Griffon GPS launches
By Taylor Enyeart
April 9, 2014
A GPS is a popular tool for travelers in America – people like to know where they are going, how long it will take to get there and any problems they may run into along the way. Missouri Western has now provided a navigation tool for students to use as they travel down the road to graduation.
The Griffon Graduation Planning System (GPS) is the newest addition to the registrar’s site. The Griffon GPS tool replaced and updated the previous degree audit function. The new tool allows students to check if they are on the right track for graduation and what classes they are missing, along with other important information.
Matt McDonald, degree audit coordinator in the registrar’s office, headed the implementation of Griffon GPS.
“The old degree audit wasn’t user-friendly, especially for advisors and students using it,” McDonald said.
Even for the employees in the registrar’s office, the old degree audit system was muddled and hard to understand. Because of this, the office hoped to have the new system up-and-running before fall advisement began, and reached their goal when it became live almost three weeks ago.
Susan Bracciano, Western’s registrar, said the Griffon GPS tool had been on her wish list for years, but the budget hadn’t allowed for it.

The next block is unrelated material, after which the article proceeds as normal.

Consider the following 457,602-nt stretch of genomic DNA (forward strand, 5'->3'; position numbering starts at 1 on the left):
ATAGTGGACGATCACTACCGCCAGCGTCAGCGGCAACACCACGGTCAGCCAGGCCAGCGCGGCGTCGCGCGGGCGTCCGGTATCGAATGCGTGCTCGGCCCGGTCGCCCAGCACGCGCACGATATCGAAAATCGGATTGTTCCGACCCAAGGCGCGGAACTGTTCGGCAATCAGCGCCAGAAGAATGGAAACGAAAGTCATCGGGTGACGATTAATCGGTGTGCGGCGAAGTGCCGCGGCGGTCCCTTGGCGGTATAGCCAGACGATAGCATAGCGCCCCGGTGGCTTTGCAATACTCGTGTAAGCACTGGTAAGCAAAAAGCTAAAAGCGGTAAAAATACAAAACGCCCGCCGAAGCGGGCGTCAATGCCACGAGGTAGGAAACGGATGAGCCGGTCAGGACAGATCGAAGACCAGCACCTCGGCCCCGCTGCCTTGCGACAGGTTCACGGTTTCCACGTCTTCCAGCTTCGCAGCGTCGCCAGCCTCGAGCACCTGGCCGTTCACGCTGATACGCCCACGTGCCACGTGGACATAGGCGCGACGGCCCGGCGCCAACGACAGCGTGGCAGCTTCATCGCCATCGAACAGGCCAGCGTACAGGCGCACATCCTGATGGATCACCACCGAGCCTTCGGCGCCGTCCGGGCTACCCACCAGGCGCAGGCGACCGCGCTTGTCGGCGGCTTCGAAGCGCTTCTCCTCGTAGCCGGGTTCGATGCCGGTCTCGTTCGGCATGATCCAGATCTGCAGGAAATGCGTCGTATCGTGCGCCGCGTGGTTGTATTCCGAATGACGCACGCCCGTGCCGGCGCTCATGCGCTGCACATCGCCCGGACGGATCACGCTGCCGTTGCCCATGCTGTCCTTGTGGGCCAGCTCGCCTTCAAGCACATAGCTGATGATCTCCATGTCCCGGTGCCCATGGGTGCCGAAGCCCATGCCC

Bracciano said the $135,000 that the university has spent on the program is a combination of funds from the university reserves, the registrar’s office, academic affairs and information technology services.
Timbre Gardner, a sophomore marketing and management major, had both positive and negative comments about the program. She said she likes how it shows both her grade point average and what classes she needs to take to finish her degree, but also had a problem with the audit information.
“Since I’m a double major, it doesn’t show both of my majors at the same time, so it looks like I’m closer to graduation than I really am,” Gardner said.
The problem Gardner is running in to may be a common one for underclassmen who are double majoring. Since she has not fully enrolled in the double major program, but rather has only filed the pre-major form, the Griffon GPS has not registered that she is double majoring.
McDonald says, however, that once a student is fully enrolled in the double major program of their choice, the system will show a full degree audit with both majors taken into account.
“There are still going to be a few problems here and there, but we are working on them,” Bracciano said. “We are open to feedback from both advisors and students. We need help identifying problems to make the system as accurate as possible.”
McDonald said that the office at first hit “rough waters” with some of the advisors that were reluctant to the change in programs. However, after more exposure and training, he said that the program has grown on them.
Overall, McDonald said that the registrar was pleased with the outcome of the Griffon GPS program. Bracciano felt the same.
“We have gotten a lot of good feedback, which is great,” she said.